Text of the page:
CALL THEM THE All-Time Phillies Call-Stars, 20 gifted athletes with brain-powered tonsils that elevated them from the playing field to the broadcast booth or TV studio.

So many of these multifaceted athletes with a gift for communicating the nuances of major league baseball wore Phillies pinstripes on the way to their second careers it is possible to fill every position - sometimes multiple times - plus starters and relievers.

And we're not talking utility voices here. This list includes multiple Emmy winners and Hall of Fame broadcast wing winners.

Catcher Bob Uecker is a member of both the radio and baseball halls of fame. The former TV sitcom star made 64 Johnny Carson guest appearances. As "Major League's" Harry Doyle, Uecker made

"Juuuust a bit outside" part of the sports lexicon. Jim Kaat, one of the most versatile ex-jock broadcasters ever, has seven Emmys in his trophy case.

Studio shows? There's Ricky Bottalico doing "Phillies Post-Game Live" and "Daily News Live" on Comcast SportsNet. That's Mitch Williams, peering owlishly over his granny glasses on the MLB Channel and various CSN gigs. Here's John Kruk, administering equal doses of wisdom and dead-pan smack on ESPN's "Baseball Tonight."

So, hum a few bars of "Auld Lang Syne" while I give you the All-Time Phillies Call-Stars by position:

First base

* Tommy Hutton (1972-77). As a sweet-swinging Phillies backup first baseman, Tommy owned Tom Seaver. After analyst jobs with ESPN, the Yankees, Blue Jays and Montreal Expos, the personable Californian has been a staple of the Marlins' TV crew since the team's inception.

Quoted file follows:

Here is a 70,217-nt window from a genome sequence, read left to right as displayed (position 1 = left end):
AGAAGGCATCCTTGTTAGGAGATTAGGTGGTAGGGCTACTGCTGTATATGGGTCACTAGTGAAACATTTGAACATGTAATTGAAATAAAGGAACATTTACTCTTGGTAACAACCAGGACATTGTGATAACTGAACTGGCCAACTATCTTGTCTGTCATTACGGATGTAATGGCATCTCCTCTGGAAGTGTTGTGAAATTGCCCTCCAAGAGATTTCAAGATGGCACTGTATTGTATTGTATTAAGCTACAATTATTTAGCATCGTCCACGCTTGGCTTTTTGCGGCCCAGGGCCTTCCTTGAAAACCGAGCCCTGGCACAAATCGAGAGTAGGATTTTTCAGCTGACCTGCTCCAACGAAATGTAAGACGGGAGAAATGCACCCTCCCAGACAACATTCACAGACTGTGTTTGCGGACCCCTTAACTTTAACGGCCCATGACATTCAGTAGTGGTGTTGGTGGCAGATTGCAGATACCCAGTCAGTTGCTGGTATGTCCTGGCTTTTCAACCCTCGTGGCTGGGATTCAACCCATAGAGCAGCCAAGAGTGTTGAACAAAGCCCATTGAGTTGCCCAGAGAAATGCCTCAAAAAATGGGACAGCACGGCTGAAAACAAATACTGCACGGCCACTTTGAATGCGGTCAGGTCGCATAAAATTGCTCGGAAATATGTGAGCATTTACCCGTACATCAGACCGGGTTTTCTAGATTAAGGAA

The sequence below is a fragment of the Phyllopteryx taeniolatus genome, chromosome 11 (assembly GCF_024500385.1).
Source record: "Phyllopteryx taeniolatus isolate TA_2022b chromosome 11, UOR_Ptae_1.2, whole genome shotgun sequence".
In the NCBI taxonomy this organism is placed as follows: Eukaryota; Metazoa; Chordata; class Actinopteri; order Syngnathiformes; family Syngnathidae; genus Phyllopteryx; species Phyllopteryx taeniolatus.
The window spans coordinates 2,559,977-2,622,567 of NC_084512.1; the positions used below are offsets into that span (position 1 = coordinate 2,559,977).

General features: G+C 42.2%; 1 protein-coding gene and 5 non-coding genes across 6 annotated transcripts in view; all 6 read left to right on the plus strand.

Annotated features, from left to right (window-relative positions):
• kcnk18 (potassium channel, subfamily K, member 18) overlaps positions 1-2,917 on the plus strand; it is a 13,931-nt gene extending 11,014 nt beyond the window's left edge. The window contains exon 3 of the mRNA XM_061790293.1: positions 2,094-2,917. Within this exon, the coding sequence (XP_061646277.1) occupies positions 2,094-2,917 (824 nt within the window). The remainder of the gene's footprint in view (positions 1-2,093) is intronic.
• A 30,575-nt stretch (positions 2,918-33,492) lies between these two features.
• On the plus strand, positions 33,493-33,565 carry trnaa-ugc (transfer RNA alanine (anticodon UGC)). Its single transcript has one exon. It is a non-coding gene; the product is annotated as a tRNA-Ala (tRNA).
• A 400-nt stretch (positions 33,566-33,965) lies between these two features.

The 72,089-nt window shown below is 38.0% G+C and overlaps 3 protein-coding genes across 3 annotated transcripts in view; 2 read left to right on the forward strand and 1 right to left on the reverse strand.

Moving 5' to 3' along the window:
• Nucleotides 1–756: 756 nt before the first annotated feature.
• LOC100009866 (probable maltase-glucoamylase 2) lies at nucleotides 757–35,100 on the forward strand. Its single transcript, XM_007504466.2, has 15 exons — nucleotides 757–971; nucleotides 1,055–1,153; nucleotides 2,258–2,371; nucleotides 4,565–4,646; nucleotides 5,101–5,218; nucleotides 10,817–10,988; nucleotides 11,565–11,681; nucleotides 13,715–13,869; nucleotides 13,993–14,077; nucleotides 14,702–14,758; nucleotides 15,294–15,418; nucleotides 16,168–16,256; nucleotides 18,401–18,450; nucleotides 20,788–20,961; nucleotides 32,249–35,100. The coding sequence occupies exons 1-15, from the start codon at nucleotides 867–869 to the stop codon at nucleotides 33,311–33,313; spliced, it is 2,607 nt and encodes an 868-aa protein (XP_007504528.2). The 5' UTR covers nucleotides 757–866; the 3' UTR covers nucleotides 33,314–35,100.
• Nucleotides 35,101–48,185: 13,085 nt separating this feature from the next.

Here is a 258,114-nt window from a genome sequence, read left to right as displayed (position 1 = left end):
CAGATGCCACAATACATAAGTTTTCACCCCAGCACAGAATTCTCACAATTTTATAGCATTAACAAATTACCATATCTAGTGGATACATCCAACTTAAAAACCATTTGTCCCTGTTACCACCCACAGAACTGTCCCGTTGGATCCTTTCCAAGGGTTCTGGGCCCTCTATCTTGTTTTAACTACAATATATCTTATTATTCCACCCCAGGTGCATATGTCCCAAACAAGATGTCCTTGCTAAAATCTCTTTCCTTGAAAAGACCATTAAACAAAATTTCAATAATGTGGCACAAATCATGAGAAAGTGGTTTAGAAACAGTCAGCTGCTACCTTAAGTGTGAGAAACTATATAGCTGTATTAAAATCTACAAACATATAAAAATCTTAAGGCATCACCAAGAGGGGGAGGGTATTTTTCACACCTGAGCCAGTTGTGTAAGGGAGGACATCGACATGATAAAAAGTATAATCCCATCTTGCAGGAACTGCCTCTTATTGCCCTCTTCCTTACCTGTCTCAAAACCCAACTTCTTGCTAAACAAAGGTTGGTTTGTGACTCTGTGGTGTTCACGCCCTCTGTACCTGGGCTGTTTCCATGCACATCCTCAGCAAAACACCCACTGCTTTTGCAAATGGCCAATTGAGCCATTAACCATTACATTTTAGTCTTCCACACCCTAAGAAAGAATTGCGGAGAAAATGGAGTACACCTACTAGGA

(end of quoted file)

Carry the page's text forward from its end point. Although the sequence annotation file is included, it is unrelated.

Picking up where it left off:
* John Kruk (1989-94). No further introduction is necessary for an All-Star player, '93 Phils icon, self-deprecating author and razor-sharp analyst.

* Bill White (1966-68). All-Star first baseman. Revered Yankees color man. National League president. Enough said.

Second base

* Joe Morgan (1983). The Wheeze Kid and Hall of Famer ranks with tennis genius John McEnroe as the best sports analysts going, despite misspeaks and blown facts that have earned him the ultimate tribute to fame, a blog site called "Fire Joe Morgan." Two Emmys . . . The current ESPN A-team analyst called both Giants and A's games before his long network career.

* Cookie Rojas (1963-69). Gene Mauch's most versatile player broadcasts Marlins games in Spanish and teams in the booth with son Victor Rojas during the annual Caribbean Series.

Shortstop

* Larry Bowa (1970-81). Worked as

ESPN studio analyst between firing as Phillies manager and hiring as Yankees third-base coach. As a player, Bowa was a baseball poet in blankety-blank verse. Three games before the Phils clinched the 1980 division title, he ripped fans on his radio show. Bo knows the inside of inside baseball better than anybody since Mauch.

Third base

* Michael Jack Schmidt (1972-89). No. 20 was a cerebral analyst on PRISM telecasts the season after his retirement. Like many superstars, however, Mike often assumed that everybody is blessed with supernatural skills. He never learned how hard the game he made look so easy really is.